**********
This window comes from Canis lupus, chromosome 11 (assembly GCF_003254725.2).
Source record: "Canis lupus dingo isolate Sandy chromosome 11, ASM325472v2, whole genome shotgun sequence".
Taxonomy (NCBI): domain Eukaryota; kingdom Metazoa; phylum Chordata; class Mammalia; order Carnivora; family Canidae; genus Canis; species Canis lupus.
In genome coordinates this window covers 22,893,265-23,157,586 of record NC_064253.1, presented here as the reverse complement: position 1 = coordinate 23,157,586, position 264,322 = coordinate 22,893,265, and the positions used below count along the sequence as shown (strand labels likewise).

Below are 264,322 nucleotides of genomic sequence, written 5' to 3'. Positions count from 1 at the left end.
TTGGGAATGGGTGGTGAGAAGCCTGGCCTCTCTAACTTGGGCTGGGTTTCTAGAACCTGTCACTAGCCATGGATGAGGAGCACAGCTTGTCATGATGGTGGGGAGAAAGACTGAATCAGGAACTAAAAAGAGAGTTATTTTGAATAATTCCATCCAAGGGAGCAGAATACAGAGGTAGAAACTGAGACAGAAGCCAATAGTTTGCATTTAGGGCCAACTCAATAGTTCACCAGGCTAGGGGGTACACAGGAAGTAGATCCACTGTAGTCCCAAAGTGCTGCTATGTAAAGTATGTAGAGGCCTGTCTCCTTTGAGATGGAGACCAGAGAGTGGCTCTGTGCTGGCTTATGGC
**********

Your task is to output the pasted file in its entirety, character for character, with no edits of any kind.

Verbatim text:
This window comes from Canis lupus, chromosome 11 (assembly GCF_003254725.2).
Source record: "Canis lupus dingo isolate Sandy chromosome 11, ASM325472v2, whole genome shotgun sequence".
Taxonomy (NCBI): domain Eukaryota; kingdom Metazoa; phylum Chordata; class Mammalia; order Carnivora; family Canidae; genus Canis; species Canis lupus.
In genome coordinates this window covers 22,893,265-23,157,586 of record NC_064253.1, presented here as the reverse complement: position 1 = coordinate 23,157,586, position 264,322 = coordinate 22,893,265, and the positions used below count along the sequence as shown (strand labels likewise).

Below are 264,322 nucleotides of genomic sequence, written 5' to 3'. Positions count from 1 at the left end.
TTGGGAATGGGTGGTGAGAAGCCTGGCCTCTCTAACTTGGGCTGGGTTTCTAGAACCTGTCACTAGCCATGGATGAGGAGCACAGCTTGTCATGATGGTGGGGAGAAAGACTGAATCAGGAACTAAAAAGAGAGTTATTTTGAATAATTCCATCCAAGGGAGCAGAATACAGAGGTAGAAACTGAGACAGAAGCCAATAGTTTGCATTTAGGGCCAACTCAATAGTTCACCAGGCTAGGGGGTACACAGGAAGTAGATCCACTGTAGTCCCAAAGTGCTGCTATGTAAAGTATGTAGAGGCCTGTCTCCTTTGAGATGGAGACCAGAGAGTGGCTCTGTGCTGGCTTATGGC